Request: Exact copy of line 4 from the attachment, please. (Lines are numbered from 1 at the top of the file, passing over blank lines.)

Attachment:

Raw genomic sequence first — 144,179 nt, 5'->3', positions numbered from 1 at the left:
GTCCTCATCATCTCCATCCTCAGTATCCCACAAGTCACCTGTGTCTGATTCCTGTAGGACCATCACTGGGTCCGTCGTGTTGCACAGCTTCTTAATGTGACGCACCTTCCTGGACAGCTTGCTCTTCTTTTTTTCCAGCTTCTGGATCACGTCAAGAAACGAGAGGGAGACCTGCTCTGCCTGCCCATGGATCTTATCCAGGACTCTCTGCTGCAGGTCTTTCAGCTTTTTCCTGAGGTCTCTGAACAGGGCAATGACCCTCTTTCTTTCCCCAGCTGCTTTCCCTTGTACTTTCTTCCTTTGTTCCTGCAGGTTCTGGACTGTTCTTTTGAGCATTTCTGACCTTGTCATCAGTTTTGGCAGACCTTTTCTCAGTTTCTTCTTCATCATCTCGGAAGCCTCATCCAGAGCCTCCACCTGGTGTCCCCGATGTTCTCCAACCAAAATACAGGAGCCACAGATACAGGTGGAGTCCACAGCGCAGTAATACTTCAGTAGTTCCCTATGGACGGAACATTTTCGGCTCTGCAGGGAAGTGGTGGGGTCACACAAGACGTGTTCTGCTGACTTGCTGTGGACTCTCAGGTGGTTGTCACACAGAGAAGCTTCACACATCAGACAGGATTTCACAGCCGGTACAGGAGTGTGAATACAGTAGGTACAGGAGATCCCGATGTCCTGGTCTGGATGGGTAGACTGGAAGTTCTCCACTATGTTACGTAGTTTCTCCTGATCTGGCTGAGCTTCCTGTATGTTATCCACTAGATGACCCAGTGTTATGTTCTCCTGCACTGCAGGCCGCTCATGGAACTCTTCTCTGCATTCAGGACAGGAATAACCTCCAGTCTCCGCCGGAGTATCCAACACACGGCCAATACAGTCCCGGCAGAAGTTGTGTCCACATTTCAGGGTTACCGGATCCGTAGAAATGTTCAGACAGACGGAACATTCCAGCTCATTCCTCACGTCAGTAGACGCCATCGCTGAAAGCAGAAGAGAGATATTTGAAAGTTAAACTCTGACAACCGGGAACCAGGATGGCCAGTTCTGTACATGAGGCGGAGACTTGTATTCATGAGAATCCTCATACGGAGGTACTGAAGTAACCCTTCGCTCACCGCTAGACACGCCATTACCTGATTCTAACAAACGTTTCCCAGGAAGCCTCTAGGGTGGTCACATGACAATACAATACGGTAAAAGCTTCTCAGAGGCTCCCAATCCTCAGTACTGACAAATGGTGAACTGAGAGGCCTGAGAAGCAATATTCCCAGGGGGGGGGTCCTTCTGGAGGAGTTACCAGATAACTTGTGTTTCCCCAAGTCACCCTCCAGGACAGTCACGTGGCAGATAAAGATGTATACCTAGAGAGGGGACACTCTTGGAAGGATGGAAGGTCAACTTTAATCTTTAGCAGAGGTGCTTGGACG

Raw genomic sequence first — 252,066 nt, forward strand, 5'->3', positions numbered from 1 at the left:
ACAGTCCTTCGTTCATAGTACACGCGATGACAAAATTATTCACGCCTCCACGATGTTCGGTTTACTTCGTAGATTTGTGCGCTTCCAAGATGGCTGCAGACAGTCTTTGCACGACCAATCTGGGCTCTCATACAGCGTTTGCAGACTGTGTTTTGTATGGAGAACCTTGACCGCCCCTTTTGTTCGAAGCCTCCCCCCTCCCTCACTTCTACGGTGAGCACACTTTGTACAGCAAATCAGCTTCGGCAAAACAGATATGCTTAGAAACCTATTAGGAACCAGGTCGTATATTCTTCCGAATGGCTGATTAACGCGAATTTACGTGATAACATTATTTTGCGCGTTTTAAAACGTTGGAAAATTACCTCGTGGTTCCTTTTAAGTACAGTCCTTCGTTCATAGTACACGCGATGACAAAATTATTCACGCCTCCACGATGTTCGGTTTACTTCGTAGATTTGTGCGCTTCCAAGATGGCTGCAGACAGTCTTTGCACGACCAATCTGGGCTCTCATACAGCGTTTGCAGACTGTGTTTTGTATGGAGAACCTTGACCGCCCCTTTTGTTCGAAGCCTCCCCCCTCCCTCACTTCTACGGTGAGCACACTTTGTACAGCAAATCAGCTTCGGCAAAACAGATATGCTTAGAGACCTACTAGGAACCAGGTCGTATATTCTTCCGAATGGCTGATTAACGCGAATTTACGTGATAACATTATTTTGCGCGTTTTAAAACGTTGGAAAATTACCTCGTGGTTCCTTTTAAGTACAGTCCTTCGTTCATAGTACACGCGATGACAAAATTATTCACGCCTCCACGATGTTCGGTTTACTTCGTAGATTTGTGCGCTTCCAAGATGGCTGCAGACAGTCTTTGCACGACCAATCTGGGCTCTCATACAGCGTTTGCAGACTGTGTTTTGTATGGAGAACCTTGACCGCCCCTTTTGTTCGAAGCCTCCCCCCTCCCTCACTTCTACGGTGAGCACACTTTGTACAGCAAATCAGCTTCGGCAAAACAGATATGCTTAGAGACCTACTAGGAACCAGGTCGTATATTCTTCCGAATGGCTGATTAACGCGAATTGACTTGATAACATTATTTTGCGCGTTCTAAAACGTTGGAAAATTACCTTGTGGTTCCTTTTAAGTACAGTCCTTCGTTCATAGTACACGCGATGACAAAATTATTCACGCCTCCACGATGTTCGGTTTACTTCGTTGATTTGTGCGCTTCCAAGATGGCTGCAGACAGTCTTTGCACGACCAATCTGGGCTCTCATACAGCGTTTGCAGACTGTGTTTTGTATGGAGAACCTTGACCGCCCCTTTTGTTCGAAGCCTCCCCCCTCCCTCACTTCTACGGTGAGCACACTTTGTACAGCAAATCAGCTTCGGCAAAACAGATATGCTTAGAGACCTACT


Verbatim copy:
ACAGTCCTTCGTTCATAGTACACGCGATGACAAAATTATTCACGCCTCCACGATGTTCGGTTTACTTCGTAGATTTGTGCGCTTCCAAGATGGCTGCAGACAGTCTTTGCACGACCAATCTGGGCTCTCATACAGCGTTTGCAGACTGTGTTTTGTATGGAGAACCTTGACCGCCCCTTTTGTTCGAAGCCTCCCCCCTCCCTCACTTCTACGGTGAGCACACTTTGTACAGCAAATCAGCTTCGGCAAAACAGATATGCTTAGAAACCTATTAGGAACCAGGTCGTATATTCTTCCGAATGGCTGATTAACGCGAATTTACGTGATAACATTATTTTGCGCGTTTTAAAACGTTGGAAAATTACCTCGTGGTTCCTTTTAAGTACAGTCCTTCGTTCATAGTACACGCGATGACAAAATTATTCACGCCTCCACGATGTTCGGTTTACTTCGTAGATTTGTGCGCTTCCAAGATGGCTGCAGACAGTCTTTGCACGACCAATCTGGGCTCTCATACAGCGTTTGCAGACTGTGTTTTGTATGGAGAACCTTGACCGCCCCTTTTGTTCGAAGCCTCCCCCCTCCCTCACTTCTACGGTGAGCACACTTTGTACAGCAAATCAGCTTCGGCAAAACAGATATGCTTAGAGACCTACTAGGAACCAGGTCGTATATTCTTCCGAATGGCTGATTAACGCGAATTTACGTGATAACATTATTTTGCGCGTTTTAAAACGTTGGAAAATTACCTCGTGGTTCCTTTTAAGTACAGTCCTTCGTTCATAGTACACGCGATGACAAAATTATTCACGCCTCCACGATGTTCGGTTTACTTCGTAGATTTGTGCGCTTCCAAGATGGCTGCAGACAGTCTTTGCACGACCAATCTGGGCTCTCATACAGCGTTTGCAGACTGTGTTTTGTATGGAGAACCTTGACCGCCCCTTTTGTTCGAAGCCTCCCCCCTCCCTCACTTCTACGGTGAGCACACTTTGTACAGCAAATCAGCTTCGGCAAAACAGATATGCTTAGAGACCTACTAGGAACCAGGTCGTATATTCTTCCGAATGGCTGATTAACGCGAATTGACTTGATAACATTATTTTGCGCGTTCTAAAACGTTGGAAAATTACCTTGTGGTTCCTTTTAAGTACAGTCCTTCGTTCATAGTACACGCGATGACAAAATTATTCACGCCTCCACGATGTTCGGTTTACTTCGTTGATTTGTGCGCTTCCAAGATGGCTGCAGACAGTCTTTGCACGACCAATCTGGGCTCTCATACAGCGTTTGCAGACTGTGTTTTGTATGGAGAACCTTGACCGCCCCTTTTGTTCGAAGCCTCCCCCCTCCCTCACTTCTACGGTGAGCACACTTTGTACAGCAAATCAGCTTCGGCAAAACAGATATGCTTAGAGACCTACT